The Department of Psychology at City has a long history of excellence in research that builds upon the traditions of the discipline whilst advancing new approaches. Over 30 members of faculty carry out cutting edge research in purpose built facilities that include three state-of the-art Electroencephalography (EEG) labs, a Transcranial Magnetic Stimulation (TMS) lab, a baby lab and about a dozen behavioural labs with access to eye-trackers, psychophysiological recording suits and a comprehensive psychometrics test library.
Our research students form an integral part of the department’s research culture. We currently support a vibrant community of approximately 40 students and can offer supervision on a variety of topics.
The Joint PhD in Psychology and Social Neuroscience is a 3 year, multi-centre, international Ph.D. program that aims to investigate, within the framework of cognitive, social and affective neuroscience different topics spanning from embodied cognition, the neural correlates of cognitive, social and affective functions including empathy, intention, action, and emotion understanding. These topics are studied in healthy subjects, along development and in subclinical, clinical and neuropsychological patients (i.e. autism, patients with brain lesions affecting cognitive affective and social functions). All the activities of the curriculum (from students’ selection, research activities, writing and discussion of the thesis) are performed in English in both institutions.
Applicants should demonstrate the following:
For students whose first language is not English, the following qualifications will meet the English language requirement for entry to a postgraduate course of study:
International Students (EEA and Non EEA) coming to study in the UK, may need to apply for a visa or entry clearance to come to the UK to study. The way that you apply may vary depending on the length of your course. There are different rules for:
For more information see our main Visa page.
The Joint PhD in programme in Psychology and Social Neuroscience is designed to develop your skills as an independent scholar and give you transferable skills for the years after you finish. With these aims in mind the PhD programme is structured as follows:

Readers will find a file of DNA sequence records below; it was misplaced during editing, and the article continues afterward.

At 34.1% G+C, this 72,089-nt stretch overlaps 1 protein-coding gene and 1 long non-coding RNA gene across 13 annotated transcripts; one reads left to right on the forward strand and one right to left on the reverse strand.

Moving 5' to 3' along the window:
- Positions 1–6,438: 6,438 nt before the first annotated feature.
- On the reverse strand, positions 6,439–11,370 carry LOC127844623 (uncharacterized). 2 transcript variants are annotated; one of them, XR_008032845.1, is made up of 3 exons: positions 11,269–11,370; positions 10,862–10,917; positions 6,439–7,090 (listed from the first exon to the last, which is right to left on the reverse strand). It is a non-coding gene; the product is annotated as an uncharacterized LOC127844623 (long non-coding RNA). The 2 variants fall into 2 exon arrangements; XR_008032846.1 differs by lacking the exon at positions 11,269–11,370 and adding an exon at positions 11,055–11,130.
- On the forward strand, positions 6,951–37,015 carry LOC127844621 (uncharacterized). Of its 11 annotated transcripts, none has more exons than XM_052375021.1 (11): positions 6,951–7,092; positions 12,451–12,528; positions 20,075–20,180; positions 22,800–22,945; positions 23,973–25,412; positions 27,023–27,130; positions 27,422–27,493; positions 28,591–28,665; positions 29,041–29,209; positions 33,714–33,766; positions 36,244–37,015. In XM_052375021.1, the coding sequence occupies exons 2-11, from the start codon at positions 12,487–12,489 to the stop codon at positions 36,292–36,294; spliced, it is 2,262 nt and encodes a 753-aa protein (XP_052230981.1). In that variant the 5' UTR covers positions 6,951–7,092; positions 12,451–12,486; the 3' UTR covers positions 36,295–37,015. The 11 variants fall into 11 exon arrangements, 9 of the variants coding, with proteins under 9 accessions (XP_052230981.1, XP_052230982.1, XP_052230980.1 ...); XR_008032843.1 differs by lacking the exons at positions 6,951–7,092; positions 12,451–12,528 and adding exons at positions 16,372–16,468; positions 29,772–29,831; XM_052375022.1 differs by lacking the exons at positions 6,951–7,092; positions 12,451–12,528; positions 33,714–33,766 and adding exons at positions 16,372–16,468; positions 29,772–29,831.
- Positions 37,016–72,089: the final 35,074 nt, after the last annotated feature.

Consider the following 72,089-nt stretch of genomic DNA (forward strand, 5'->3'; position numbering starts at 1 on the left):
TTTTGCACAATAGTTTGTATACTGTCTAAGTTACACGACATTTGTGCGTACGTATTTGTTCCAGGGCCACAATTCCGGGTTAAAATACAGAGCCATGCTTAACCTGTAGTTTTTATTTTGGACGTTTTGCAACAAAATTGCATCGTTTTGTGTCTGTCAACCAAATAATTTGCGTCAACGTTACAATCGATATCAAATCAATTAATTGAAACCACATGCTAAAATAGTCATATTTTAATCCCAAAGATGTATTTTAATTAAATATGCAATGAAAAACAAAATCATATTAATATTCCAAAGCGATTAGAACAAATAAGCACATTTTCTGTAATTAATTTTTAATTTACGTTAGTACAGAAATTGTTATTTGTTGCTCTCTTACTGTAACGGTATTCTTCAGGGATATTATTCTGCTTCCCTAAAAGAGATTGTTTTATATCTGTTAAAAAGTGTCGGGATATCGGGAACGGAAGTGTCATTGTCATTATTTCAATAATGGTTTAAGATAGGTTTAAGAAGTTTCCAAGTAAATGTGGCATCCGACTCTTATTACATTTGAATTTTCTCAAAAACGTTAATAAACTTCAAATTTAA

In year one students will be assigned a tutor in each institution (City, Sapienza), who will supervise the work and support the student’s growth along the three years. A research topic will be chosen in accordance with the training program, and it will constitute the subject of the Joint PhD thesis. Research topic and technique are chosen by considering student's interests, resources and lab's priorities at City and Sapienza. Students are trained in responsible conduct of research with human participants.
When at City, may take a number of MSc level modules to furnish their core research methodological skills (see our Research Methods MSc) and subject-specific knowledge (see our MScs in Clinical, Social and Cognitive Neuroscience). They will also develop a systematic review of the literature in their field of study and begin to implement the first stages of their empirical and analytic work.
In year two students will finalise their literature review, develop an outline of the overall shape of their thesis and carry out the bulk of their empirical and analytic work. Students will have the opportunity to take advantage of several advanced level training courses to build expertise in subject-specific research methodologies such as Electroencephalography, Eye-tracking, and Psychophysiology (please see the next section for further details of available advanced level training courses).
In year three students will conclude their empirical work and focus on writing up their thesis. They will also seek to disseminate their work in the form of peer-reviewed publications and/or conference presentations and identify opportunities for the next stage of their career. At the end of this year they should be ready for the final preparation and submission of the thesis.
It is important to note that all students on graduate research programmes are initially registered for an MPhil award. Promotion to registration to PhD is not automatic, but contingent on the satisfactory outcome of a review process, which normally involves an oral presentation in May and the submission of a formal progress report at the end of the first year of registration (or the second year in case of part-time students). An academic panel comprising the candidate’s supervisors and the Senior Tutor for Research will evaluate progress against the expected milestones of Year 1 outlined above. If the outcome is satisfactory, students will be upgraded to PhD. Progress in subsequent years will continue to be monitored through the annual review process and any failures to meet expected target milestones may lead to the withdrawal of candidates.